·        Barrier systems for plants like sand around beds to discourage slugs and row cover to repel flea beetles; and

·        Plants that attract beneficial insect predators are planted near raised beds. Euonymus, Lupine, and Angelica are planted in the tunnels to attract green lacewings, beneficial wasps, and ladybugs.

Renewable Energy

Quiet Creek's hybrid renewable energy system--which includes both solar and wind power--was installed to provide supplemental energy for the farm, and the project has provided a substantial reduction in utility bills.  With Quiet Creek's mission of environmental education, though, other goals of the project were to reduce the use of fossil fuel energy and provide education about renewable energy.  Since they created Quiet Creek, Clair and Rusty have dreamed of generating electricity using renewable resources that minimize impact on the environment.  


The system reduces energy dependence by reducing the amount of electricity drawn from the utility grid. (However, it does not provide protection in case of a power outage because the system inverters must go off-line in order to protect both the system and utility line-workers from voltage in the lines.)


solar panels.bmpBefore building the system, the Orners calculated that a hybrid system could generate 7,043 kWh per year--enough energy to cover 100% of the non-profit's electrical usage and have excess to sell back to the grid. Now that it is finished, they find that it does cover 100 percent of their electric usage--about 20kw/h per day. On its best day it has produced 40kw/h.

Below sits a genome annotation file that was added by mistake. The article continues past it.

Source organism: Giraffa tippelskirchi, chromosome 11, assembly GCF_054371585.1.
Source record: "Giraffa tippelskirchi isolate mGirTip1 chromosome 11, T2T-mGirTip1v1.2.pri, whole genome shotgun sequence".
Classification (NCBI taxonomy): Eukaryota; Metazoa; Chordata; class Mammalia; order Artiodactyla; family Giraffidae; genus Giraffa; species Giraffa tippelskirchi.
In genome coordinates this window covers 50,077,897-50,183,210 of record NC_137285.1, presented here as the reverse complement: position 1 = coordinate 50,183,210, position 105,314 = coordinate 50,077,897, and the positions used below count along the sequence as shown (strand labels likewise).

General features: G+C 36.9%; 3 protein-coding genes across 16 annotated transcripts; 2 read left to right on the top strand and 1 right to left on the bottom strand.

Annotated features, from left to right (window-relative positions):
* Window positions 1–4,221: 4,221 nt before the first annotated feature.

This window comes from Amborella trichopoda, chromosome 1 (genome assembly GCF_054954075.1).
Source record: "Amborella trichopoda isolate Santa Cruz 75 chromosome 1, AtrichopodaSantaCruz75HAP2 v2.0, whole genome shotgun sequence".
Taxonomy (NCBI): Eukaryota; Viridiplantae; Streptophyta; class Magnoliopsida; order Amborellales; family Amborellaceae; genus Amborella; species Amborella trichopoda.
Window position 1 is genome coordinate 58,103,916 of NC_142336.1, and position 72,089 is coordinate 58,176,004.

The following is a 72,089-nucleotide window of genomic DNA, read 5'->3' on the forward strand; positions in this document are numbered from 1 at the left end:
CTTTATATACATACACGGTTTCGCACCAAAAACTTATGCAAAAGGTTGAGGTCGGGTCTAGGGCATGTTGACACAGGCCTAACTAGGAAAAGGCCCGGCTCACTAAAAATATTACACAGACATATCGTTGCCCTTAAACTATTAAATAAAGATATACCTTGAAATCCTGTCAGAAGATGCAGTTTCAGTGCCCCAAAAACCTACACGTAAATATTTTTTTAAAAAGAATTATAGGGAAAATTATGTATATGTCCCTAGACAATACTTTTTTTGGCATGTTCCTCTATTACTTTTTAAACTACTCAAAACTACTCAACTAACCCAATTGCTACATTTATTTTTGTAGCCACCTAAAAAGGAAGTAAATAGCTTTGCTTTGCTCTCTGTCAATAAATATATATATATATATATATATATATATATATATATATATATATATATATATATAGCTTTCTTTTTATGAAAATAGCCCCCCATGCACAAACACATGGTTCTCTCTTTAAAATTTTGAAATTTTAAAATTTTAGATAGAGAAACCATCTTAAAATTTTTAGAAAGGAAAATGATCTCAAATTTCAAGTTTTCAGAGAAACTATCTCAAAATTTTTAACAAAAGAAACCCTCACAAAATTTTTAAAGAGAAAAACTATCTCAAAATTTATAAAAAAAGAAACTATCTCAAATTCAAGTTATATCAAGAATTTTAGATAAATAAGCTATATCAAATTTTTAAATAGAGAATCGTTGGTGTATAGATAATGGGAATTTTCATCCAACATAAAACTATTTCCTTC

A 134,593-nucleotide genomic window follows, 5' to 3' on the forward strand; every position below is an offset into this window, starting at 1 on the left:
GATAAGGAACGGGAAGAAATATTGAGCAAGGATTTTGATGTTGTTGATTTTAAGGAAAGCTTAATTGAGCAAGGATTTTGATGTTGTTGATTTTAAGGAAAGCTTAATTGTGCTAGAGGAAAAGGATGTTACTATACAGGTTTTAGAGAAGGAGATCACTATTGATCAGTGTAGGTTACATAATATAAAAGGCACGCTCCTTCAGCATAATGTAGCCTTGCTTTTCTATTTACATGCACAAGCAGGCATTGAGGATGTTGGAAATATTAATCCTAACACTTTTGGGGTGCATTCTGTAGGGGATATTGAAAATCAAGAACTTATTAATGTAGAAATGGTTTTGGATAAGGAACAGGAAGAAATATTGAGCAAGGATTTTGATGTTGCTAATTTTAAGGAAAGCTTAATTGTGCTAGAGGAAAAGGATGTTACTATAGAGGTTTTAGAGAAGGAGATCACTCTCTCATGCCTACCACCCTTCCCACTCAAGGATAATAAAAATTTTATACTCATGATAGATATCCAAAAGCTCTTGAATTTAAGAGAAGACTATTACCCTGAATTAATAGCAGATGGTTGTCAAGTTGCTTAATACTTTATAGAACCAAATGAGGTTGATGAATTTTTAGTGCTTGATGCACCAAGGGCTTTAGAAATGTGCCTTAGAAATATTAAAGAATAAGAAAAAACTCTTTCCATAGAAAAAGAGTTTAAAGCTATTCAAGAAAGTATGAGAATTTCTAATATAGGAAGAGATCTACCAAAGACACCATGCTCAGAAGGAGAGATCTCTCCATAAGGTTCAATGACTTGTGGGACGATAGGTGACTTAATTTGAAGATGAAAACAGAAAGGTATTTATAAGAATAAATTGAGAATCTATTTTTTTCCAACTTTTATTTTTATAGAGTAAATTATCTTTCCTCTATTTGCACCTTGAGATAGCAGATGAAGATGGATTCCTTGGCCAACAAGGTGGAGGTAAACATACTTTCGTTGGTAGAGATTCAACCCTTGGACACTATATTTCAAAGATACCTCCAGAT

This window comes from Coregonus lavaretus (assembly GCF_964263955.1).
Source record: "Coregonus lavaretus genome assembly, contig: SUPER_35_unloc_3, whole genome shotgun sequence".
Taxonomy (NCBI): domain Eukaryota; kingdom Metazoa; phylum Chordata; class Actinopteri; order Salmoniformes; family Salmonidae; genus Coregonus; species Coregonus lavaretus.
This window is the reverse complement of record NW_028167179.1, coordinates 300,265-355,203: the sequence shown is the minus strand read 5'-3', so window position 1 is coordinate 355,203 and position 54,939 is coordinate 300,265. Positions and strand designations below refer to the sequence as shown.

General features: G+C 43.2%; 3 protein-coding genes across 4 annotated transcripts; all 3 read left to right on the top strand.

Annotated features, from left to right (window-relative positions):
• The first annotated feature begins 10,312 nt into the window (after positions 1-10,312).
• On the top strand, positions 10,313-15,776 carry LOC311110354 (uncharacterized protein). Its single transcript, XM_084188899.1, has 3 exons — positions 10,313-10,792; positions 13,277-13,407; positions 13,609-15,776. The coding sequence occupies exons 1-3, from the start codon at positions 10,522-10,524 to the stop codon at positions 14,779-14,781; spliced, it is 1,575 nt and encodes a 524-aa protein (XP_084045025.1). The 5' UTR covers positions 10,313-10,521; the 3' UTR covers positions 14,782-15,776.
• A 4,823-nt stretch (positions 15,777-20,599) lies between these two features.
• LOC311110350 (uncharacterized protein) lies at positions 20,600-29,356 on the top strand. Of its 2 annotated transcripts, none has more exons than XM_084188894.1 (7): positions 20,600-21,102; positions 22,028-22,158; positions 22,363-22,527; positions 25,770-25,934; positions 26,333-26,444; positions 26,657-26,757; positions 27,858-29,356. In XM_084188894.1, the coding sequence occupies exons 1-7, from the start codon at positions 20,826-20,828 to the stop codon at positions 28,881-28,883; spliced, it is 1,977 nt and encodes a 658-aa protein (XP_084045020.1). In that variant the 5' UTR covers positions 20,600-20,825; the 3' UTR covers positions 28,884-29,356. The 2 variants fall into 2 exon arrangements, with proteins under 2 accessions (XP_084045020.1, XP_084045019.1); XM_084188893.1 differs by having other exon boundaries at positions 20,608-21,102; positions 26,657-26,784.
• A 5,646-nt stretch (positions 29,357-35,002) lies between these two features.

The solar system ( 2.4kW Photo Voltaic array) and the  wind system (5.1kw DC system with a 127-foot 2.5kw turbine with tilt-up SkyStream wind tower) each generate about 50 percent of the energy produced. wind turbine.jpgHowever, the Orners recommend solar power over wind because of the maintenance costs involved in wind power .As Claire noted, fewer moving parts equal fewer mechanical failures. The wind tower has already been lowered once for repairs and it has been struck by lightning as well.  


As a non-profit, 501c3, charitable organization, Quiet Creek was awarded a Pennsylvania Department of Environmental Protection Energy Harvest Grant grant. The grant covered the $72,000 cost of the system, with a $5,000 contribution from Quiet Creek. As a result of the project, every year 5,000 school students, teachers, and visitors at the farm's workshops can learn about renewable energy through hands-on learning and real-time data tracking (take a look at http://siteapp.fatspaniel.net/siteapp/simpleView.jsf?eid=363998 to see this data).


Claire recommends getting an energy assessment to see if if alternative energy is feasible for your needs. And if you plan to stay on grid and sell back power to the electric company you must get their input and an interconnection agreement.


Your Feedback:

If you attended the field day, and/or would just like to talk about the topic, please leave a conment below. You can also post your photos or videos to share with others.


Other Resources:

Quiet Creek Herb Farm and School of Country Living

Renewable Energy Project details from Pathway to Green Schools (PDF) and Turf Magazine

Biointensive Integrated Pest Management from the National Sustainable Agriculture Information Service, ATTRA

High Tunnel Information from Penn State's Center for Plasticulture